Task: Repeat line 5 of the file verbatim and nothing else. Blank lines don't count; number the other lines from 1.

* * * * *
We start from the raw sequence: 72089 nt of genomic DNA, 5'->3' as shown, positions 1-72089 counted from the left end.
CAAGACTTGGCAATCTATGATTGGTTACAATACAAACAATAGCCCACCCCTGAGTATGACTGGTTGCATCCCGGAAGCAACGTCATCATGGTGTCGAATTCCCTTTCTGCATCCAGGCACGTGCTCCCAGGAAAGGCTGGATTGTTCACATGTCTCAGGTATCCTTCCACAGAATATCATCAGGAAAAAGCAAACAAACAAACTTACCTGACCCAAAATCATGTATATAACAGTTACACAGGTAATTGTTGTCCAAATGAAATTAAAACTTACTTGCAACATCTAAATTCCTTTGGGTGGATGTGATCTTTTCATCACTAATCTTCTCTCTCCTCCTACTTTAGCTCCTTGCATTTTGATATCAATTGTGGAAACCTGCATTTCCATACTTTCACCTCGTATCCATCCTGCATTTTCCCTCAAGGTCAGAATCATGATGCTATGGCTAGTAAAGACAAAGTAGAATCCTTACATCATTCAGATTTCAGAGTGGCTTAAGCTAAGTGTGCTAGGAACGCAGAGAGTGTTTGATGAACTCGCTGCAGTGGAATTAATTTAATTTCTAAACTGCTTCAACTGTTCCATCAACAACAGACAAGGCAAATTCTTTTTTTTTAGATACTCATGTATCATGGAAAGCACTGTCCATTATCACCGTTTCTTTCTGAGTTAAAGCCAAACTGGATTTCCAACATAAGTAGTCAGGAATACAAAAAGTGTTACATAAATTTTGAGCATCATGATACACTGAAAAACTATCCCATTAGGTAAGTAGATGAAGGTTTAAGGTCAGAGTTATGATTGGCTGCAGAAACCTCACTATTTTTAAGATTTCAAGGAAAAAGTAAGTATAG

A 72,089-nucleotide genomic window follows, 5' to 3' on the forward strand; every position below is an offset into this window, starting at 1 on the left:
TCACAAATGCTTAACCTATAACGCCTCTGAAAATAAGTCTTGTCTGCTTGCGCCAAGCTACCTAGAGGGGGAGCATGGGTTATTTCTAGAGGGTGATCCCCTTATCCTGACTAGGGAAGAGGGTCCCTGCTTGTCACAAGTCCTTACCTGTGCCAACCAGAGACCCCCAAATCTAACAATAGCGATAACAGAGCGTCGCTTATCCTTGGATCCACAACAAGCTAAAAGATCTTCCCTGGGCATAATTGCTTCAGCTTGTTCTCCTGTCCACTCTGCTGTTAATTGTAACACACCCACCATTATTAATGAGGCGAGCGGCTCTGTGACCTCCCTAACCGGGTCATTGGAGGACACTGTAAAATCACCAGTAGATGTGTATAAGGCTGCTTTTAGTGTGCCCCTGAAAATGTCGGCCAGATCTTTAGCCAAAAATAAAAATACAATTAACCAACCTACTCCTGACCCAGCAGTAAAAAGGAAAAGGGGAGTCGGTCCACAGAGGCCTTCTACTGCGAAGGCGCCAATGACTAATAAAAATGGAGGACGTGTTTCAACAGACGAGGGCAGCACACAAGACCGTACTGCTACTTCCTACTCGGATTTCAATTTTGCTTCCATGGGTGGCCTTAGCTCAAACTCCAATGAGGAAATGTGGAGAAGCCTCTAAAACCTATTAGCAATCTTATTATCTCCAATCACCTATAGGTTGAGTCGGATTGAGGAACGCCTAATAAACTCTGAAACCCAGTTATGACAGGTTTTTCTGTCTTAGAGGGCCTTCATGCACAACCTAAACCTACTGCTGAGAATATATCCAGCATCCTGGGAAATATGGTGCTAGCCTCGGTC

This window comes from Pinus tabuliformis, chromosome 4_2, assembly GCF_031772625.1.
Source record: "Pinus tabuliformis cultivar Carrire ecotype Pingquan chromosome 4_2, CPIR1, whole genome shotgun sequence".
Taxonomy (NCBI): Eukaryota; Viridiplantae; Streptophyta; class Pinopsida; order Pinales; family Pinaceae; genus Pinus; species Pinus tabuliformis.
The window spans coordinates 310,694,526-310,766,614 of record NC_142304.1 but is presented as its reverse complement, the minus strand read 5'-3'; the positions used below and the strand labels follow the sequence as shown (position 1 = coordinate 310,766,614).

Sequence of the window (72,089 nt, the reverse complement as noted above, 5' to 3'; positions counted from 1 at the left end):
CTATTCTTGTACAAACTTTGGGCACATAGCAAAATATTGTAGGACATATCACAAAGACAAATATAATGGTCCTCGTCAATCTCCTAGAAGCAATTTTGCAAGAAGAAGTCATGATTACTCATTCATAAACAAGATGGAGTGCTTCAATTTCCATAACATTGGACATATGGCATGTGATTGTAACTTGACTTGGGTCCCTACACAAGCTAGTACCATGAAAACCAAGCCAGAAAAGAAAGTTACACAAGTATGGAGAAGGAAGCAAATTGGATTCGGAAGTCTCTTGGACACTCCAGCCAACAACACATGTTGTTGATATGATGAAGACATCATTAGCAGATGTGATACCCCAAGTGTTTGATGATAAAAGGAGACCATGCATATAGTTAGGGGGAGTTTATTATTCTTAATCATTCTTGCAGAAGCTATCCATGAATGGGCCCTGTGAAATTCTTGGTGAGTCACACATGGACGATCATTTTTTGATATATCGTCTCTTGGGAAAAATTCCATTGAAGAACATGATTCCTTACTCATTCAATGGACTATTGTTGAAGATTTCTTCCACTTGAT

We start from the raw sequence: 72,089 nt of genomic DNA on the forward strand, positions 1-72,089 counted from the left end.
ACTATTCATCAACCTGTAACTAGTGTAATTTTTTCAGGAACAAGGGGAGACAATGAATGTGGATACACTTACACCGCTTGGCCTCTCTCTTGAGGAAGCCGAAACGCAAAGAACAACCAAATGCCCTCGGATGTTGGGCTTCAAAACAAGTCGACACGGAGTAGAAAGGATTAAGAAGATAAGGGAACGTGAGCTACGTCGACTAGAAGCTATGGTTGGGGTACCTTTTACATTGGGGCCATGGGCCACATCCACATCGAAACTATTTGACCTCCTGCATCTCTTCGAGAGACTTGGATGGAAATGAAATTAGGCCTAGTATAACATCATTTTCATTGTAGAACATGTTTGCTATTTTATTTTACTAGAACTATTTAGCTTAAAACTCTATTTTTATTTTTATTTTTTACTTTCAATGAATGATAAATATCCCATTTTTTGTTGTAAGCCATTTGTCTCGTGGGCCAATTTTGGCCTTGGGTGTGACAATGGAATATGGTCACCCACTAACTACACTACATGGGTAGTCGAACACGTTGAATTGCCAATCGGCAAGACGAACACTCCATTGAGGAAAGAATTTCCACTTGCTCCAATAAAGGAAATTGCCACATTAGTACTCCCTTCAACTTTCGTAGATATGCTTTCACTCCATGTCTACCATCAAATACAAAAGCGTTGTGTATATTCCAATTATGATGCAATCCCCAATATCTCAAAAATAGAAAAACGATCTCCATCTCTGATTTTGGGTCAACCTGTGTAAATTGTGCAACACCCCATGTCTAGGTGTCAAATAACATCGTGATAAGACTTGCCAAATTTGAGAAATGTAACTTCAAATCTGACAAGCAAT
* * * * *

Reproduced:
This window comes from Pinus tabuliformis, chromosome 4_2, assembly GCF_031772625.1.